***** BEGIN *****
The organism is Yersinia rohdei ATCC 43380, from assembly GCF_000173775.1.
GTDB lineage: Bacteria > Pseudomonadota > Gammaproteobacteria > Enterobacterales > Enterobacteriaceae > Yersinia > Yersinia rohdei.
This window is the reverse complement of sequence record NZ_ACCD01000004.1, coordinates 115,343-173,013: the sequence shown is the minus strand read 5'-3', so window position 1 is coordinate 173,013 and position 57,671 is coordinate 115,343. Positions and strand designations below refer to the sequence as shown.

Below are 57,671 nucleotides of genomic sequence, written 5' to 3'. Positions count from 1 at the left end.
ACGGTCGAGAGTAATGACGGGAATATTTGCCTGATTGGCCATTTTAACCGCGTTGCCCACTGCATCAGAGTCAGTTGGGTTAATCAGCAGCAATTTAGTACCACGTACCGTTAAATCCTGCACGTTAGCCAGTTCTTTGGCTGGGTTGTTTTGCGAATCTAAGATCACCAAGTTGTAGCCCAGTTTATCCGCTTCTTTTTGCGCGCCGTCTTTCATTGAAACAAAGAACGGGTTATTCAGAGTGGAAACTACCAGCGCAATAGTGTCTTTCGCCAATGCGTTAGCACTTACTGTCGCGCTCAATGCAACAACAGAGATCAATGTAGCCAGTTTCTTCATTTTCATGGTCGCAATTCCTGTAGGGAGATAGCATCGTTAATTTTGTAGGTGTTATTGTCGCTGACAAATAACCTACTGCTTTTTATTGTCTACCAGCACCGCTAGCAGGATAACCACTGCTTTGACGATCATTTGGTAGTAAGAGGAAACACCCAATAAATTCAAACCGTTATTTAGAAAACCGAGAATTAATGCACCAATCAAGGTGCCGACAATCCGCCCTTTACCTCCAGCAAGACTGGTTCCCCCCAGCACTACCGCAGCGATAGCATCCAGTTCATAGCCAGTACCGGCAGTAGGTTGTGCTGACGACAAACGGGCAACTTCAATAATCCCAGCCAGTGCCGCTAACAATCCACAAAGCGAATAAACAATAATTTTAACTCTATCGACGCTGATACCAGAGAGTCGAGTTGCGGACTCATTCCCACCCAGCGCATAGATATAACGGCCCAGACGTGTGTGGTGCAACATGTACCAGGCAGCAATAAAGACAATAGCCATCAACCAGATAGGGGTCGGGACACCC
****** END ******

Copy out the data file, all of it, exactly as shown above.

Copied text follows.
The organism is Yersinia rohdei ATCC 43380, from assembly GCF_000173775.1.
GTDB lineage: Bacteria > Pseudomonadota > Gammaproteobacteria > Enterobacterales > Enterobacteriaceae > Yersinia > Yersinia rohdei.
This window is the reverse complement of sequence record NZ_ACCD01000004.1, coordinates 115,343-173,013: the sequence shown is the minus strand read 5'-3', so window position 1 is coordinate 173,013 and position 57,671 is coordinate 115,343. Positions and strand designations below refer to the sequence as shown.

Below are 57,671 nucleotides of genomic sequence, written 5' to 3'. Positions count from 1 at the left end.
ACGGTCGAGAGTAATGACGGGAATATTTGCCTGATTGGCCATTTTAACCGCGTTGCCCACTGCATCAGAGTCAGTTGGGTTAATCAGCAGCAATTTAGTACCACGTACCGTTAAATCCTGCACGTTAGCCAGTTCTTTGGCTGGGTTGTTTTGCGAATCTAAGATCACCAAGTTGTAGCCCAGTTTATCCGCTTCTTTTTGCGCGCCGTCTTTCATTGAAACAAAGAACGGGTTATTCAGAGTGGAAACTACCAGCGCAATAGTGTCTTTCGCCAATGCGTTAGCACTTACTGTCGCGCTCAATGCAACAACAGAGATCAATGTAGCCAGTTTCTTCATTTTCATGGTCGCAATTCCTGTAGGGAGATAGCATCGTTAATTTTGTAGGTGTTATTGTCGCTGACAAATAACCTACTGCTTTTTATTGTCTACCAGCACCGCTAGCAGGATAACCACTGCTTTGACGATCATTTGGTAGTAAGAGGAAACACCCAATAAATTCAAACCGTTATTTAGAAAACCGAGAATTAATGCACCAATCAAGGTGCCGACAATCCGCCCTTTACCTCCAGCAAGACTGGTTCCCCCCAGCACTACCGCAGCGATAGCATCCAGTTCATAGCCAGTACCGGCAGTAGGTTGTGCTGACGACAAACGGGCAACTTCAATAATCCCAGCCAGTGCCGCTAACAATCCACAAAGCGAATAAACAATAATTTTAACTCTATCGACGCTGATACCAGAGAGTCGAGTTGCGGACTCATTCCCACCCAGCGCATAGATATAACGGCCCAGACGTGTGTGGTGCAACATGTACCAGGCAGCAATAAAGACAATAGCCATCAACCAGATAGGGGTCGGGACACCC